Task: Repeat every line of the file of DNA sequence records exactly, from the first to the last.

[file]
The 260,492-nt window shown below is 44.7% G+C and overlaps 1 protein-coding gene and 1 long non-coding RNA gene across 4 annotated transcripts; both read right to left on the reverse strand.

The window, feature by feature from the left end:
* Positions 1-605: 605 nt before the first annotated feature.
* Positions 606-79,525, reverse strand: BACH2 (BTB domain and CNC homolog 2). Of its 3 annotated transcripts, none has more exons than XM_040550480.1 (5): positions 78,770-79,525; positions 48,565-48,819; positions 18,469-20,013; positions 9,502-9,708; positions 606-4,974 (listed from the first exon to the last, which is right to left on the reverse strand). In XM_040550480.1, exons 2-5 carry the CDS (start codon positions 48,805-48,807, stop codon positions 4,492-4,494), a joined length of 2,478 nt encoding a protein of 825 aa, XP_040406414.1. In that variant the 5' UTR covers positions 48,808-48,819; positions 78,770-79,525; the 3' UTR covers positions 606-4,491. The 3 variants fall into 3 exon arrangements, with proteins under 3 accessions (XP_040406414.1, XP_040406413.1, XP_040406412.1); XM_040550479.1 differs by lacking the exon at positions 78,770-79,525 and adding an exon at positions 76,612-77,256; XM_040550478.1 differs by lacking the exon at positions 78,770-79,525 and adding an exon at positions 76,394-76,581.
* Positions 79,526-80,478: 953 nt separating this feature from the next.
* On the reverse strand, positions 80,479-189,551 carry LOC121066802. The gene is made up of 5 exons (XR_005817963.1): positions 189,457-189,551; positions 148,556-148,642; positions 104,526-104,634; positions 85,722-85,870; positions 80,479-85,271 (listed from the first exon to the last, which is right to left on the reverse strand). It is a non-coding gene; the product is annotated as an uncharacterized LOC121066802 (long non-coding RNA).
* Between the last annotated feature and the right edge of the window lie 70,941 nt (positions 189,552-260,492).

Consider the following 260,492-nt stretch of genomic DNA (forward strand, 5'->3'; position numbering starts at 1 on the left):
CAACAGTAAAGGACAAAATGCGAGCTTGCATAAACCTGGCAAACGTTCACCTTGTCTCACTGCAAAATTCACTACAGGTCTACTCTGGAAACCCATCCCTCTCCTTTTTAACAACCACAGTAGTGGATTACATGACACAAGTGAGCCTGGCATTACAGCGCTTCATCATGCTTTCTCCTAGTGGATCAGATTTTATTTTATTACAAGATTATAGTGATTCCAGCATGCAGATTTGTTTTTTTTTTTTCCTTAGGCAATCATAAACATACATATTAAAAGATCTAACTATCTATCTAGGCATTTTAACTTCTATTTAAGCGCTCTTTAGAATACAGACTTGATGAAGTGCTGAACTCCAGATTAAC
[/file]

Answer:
The 260,492-nt window shown below is 44.7% G+C and overlaps 1 protein-coding gene and 1 long non-coding RNA gene across 4 annotated transcripts; both read right to left on the reverse strand.

The window, feature by feature from the left end:
* Positions 1-605: 605 nt before the first annotated feature.
* Positions 606-79,525, reverse strand: BACH2 (BTB domain and CNC homolog 2). Of its 3 annotated transcripts, none has more exons than XM_040550480.1 (5): positions 78,770-79,525; positions 48,565-48,819; positions 18,469-20,013; positions 9,502-9,708; positions 606-4,974 (listed from the first exon to the last, which is right to left on the reverse strand). In XM_040550480.1, exons 2-5 carry the CDS (start codon positions 48,805-48,807, stop codon positions 4,492-4,494), a joined length of 2,478 nt encoding a protein of 825 aa, XP_040406414.1. In that variant the 5' UTR covers positions 48,808-48,819; positions 78,770-79,525; the 3' UTR covers positions 606-4,491. The 3 variants fall into 3 exon arrangements, with proteins under 3 accessions (XP_040406414.1, XP_040406413.1, XP_040406412.1); XM_040550479.1 differs by lacking the exon at positions 78,770-79,525 and adding an exon at positions 76,612-77,256; XM_040550478.1 differs by lacking the exon at positions 78,770-79,525 and adding an exon at positions 76,394-76,581.
* Positions 79,526-80,478: 953 nt separating this feature from the next.
* On the reverse strand, positions 80,479-189,551 carry LOC121066802. The gene is made up of 5 exons (XR_005817963.1): positions 189,457-189,551; positions 148,556-148,642; positions 104,526-104,634; positions 85,722-85,870; positions 80,479-85,271 (listed from the first exon to the last, which is right to left on the reverse strand). It is a non-coding gene; the product is annotated as an uncharacterized LOC121066802 (long non-coding RNA).
* Between the last annotated feature and the right edge of the window lie 70,941 nt (positions 189,552-260,492).

Consider the following 260,492-nt stretch of genomic DNA (forward strand, 5'->3'; position numbering starts at 1 on the left):
CAACAGTAAAGGACAAAATGCGAGCTTGCATAAACCTGGCAAACGTTCACCTTGTCTCACTGCAAAATTCACTACAGGTCTACTCTGGAAACCCATCCCTCTCCTTTTTAACAACCACAGTAGTGGATTACATGACACAAGTGAGCCTGGCATTACAGCGCTTCATCATGCTTTCTCCTAGTGGATCAGATTTTATTTTATTACAAGATTATAGTGATTCCAGCATGCAGATTTGTTTTTTTTTTTTCCTTAGGCAATCATAAACATACATATTAAAAGATCTAACTATCTATCTAGGCATTTTAACTTCTATTTAAGCGCTCTTTAGAATACAGACTTGATGAAGTGCTGAACTCCAGATTAAC